Disc batteries (also called button cell batteries) are found in toys, watches, hearing aids, cameras, calculators, and some remote-controlled devices. These batteries are small, usually less than0.5 in. (1.3 cm) across, and can be easily inserted into the nose.
A disc battery in the nose must be removed immediately. The moist tissue in the nose can cause the battery to release strong chemicals (alkali) quickly, often in less than 1 hour. This can cause serious damage to the sensitive mucous membranes lining the nose.
If you or your child has a disc battery in the nose, do not use nose drops or sprays of any type. This can cause the battery to corrode more quickly.
To remove a disc battery from the nose, have the child breathe through his or her mouth since the nose is blocked and try the following:
- Pinch the side of the nose without the battery closed and have the child try to blow it out of the blocked side. Have the child blow his or her nose forcefully several times.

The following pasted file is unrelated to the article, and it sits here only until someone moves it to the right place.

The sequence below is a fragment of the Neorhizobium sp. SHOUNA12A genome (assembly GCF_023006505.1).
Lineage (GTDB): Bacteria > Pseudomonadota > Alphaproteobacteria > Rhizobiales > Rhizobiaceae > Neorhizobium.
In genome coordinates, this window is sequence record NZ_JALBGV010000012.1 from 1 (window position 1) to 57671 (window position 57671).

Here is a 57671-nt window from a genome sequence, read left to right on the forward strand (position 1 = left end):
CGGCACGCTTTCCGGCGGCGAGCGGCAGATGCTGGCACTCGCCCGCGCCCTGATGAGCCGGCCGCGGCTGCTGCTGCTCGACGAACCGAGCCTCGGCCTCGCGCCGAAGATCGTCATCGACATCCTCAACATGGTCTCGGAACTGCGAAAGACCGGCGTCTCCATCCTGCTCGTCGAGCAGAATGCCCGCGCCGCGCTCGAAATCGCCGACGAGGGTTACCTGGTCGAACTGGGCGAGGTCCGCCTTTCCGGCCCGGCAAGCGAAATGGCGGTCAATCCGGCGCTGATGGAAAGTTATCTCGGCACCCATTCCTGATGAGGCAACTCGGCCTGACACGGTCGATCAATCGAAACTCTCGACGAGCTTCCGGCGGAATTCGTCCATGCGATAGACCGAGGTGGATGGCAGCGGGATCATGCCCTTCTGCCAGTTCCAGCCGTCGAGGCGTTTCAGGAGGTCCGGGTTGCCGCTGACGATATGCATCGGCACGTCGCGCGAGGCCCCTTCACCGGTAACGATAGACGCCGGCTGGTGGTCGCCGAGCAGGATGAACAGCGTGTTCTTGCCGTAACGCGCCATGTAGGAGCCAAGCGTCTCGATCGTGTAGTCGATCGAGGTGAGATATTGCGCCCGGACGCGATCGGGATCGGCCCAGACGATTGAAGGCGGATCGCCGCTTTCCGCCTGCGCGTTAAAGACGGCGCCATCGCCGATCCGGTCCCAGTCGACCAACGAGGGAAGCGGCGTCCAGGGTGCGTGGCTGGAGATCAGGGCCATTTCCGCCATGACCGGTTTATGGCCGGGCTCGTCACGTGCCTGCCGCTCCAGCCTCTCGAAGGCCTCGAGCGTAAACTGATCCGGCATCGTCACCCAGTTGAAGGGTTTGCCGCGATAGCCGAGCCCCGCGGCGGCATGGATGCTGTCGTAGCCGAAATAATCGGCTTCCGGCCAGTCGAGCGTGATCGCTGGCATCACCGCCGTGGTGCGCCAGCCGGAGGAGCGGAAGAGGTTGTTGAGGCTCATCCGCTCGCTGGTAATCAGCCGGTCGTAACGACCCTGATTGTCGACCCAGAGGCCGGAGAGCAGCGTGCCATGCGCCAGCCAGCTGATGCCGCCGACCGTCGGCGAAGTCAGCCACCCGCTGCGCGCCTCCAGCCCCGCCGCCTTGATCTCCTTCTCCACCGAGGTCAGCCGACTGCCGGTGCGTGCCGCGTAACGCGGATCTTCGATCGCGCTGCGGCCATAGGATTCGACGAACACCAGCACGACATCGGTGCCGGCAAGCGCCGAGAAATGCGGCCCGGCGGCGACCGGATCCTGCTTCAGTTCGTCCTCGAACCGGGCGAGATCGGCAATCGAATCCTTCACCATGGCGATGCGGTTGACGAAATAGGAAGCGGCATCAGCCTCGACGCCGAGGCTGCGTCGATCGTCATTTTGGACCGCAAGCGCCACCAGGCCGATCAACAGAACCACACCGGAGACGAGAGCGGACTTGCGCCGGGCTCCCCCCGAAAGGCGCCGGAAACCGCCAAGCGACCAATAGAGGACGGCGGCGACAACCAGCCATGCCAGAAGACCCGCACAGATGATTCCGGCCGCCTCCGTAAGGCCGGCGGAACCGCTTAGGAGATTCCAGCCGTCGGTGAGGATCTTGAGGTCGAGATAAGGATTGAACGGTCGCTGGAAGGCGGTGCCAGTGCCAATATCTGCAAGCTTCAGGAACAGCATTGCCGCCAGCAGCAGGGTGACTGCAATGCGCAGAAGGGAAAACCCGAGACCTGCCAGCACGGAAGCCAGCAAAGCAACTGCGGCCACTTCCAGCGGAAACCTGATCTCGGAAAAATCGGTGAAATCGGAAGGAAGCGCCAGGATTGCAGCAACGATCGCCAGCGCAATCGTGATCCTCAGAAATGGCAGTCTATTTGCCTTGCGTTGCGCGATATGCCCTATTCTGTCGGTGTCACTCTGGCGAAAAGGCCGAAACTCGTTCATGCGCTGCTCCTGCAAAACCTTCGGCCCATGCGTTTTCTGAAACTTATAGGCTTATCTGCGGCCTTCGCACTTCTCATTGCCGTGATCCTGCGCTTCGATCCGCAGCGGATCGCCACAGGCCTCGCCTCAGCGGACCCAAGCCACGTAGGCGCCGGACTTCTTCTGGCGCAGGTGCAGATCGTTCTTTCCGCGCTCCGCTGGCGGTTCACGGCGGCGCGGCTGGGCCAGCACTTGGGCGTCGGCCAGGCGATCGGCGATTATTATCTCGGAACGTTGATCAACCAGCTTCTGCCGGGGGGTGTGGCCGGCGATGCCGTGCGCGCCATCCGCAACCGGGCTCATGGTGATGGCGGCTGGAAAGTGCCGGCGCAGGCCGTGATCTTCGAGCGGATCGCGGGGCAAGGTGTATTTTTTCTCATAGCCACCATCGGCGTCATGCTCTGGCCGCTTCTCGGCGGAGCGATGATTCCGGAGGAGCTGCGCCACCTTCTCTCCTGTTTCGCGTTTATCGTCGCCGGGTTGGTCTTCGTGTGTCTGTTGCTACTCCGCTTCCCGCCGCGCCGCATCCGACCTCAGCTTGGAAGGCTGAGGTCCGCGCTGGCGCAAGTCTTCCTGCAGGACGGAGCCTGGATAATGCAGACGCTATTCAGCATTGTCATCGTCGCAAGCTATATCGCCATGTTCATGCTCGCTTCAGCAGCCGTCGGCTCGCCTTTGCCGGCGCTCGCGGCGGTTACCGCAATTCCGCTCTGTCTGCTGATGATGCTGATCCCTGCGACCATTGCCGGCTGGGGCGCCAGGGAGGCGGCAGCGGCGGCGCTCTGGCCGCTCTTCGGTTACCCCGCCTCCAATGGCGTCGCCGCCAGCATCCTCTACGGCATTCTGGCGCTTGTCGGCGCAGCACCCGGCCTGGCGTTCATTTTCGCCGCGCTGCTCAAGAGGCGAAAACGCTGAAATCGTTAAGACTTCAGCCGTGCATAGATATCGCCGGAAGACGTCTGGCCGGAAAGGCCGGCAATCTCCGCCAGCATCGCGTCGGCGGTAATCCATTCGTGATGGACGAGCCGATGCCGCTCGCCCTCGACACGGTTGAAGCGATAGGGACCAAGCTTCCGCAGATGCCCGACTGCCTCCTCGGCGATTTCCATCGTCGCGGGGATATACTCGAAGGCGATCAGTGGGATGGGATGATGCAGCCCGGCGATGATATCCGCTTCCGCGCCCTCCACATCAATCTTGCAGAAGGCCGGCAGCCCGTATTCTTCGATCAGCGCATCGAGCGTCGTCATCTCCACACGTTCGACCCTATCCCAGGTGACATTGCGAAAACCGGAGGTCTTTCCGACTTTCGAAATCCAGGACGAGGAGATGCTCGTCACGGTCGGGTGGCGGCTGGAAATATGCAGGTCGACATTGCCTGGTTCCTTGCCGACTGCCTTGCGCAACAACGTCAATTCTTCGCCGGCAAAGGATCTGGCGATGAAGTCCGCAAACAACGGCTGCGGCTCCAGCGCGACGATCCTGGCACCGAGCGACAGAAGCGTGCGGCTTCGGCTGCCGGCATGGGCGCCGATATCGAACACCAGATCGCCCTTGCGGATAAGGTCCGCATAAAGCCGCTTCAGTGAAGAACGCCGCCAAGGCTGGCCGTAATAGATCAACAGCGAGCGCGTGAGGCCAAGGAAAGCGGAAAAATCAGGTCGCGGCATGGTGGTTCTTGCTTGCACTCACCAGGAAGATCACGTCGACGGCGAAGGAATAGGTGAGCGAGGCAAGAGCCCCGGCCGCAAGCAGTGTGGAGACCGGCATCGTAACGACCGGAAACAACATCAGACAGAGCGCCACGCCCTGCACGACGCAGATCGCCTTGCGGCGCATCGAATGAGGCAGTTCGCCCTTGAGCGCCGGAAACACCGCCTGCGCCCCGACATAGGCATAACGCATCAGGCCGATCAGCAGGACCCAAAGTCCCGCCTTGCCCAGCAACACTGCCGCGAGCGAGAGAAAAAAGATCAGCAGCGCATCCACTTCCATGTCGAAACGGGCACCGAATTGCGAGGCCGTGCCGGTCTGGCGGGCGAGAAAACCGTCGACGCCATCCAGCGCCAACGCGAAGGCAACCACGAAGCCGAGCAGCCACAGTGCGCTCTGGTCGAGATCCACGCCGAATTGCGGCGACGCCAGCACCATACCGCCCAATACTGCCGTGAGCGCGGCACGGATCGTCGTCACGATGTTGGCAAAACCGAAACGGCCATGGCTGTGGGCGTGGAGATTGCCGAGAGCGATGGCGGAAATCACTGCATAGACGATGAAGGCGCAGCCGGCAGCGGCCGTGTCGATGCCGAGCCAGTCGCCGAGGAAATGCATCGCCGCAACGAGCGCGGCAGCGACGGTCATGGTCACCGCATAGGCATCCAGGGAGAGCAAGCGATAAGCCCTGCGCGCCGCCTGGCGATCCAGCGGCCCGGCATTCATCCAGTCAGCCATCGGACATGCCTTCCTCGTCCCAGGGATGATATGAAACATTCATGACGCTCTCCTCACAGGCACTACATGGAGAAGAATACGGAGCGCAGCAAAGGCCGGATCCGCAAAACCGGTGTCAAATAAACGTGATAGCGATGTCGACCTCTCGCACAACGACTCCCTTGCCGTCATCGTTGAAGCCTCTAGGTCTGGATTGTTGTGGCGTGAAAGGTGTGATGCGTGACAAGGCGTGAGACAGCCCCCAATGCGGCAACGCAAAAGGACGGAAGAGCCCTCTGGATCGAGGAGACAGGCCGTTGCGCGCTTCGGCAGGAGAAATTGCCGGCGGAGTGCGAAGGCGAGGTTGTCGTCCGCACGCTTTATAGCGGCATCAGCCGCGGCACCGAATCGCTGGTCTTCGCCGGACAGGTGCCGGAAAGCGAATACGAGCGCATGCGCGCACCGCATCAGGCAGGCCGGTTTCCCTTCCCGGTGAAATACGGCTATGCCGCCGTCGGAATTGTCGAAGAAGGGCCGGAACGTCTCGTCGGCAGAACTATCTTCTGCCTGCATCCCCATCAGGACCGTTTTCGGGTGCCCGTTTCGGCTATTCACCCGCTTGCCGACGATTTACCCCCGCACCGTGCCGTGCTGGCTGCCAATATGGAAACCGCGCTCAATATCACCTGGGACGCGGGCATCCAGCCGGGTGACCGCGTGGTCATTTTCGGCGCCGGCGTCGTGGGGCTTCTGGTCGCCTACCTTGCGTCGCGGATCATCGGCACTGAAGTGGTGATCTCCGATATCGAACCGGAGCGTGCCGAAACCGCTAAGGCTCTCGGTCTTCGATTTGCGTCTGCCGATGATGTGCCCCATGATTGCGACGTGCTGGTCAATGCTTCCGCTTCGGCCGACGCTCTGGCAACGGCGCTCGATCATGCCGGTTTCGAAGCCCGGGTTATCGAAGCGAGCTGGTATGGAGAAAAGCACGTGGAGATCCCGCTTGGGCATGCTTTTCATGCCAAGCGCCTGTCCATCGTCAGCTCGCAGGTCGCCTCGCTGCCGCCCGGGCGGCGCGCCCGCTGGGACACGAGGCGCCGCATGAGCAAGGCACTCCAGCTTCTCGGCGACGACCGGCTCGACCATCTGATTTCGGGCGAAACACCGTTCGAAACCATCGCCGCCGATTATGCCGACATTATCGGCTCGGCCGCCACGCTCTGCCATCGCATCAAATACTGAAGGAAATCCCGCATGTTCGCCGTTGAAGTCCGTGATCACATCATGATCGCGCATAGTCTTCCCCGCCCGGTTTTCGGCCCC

- If the battery is partially out of the nose, you may be able to remove it with your fingers or blunt-nosed tweezers. Be careful not to push it farther into the nose. If the child resists or is not able to hold still, do not attempt to remove the battery.
- After the battery is removed, some minor bleeding from the nose may occur. This usually is not serious and should be stopped by firmly pinching the nose shut for 10 minutes. See how to stop a nosebleed.
If you are not able to remove the disc battery, contact your doctor immediately. If you are not able to contact your doctor, go to the nearest hospital emergency department.
Primary Medical Reviewer William H. Blahd, Jr., MD, FACEP - Emergency Medicine
Adam Husney, MD - Family Medicine
Kathleen Romito, MD - Family Medicine
Specialist Medical Reviewer David Messenger, BSc, MD, FRCPC, FCCP - Emergency Medicine, Critical Care Medicine
Current as ofNovember 20, 2017
Current as of: November 20, 2017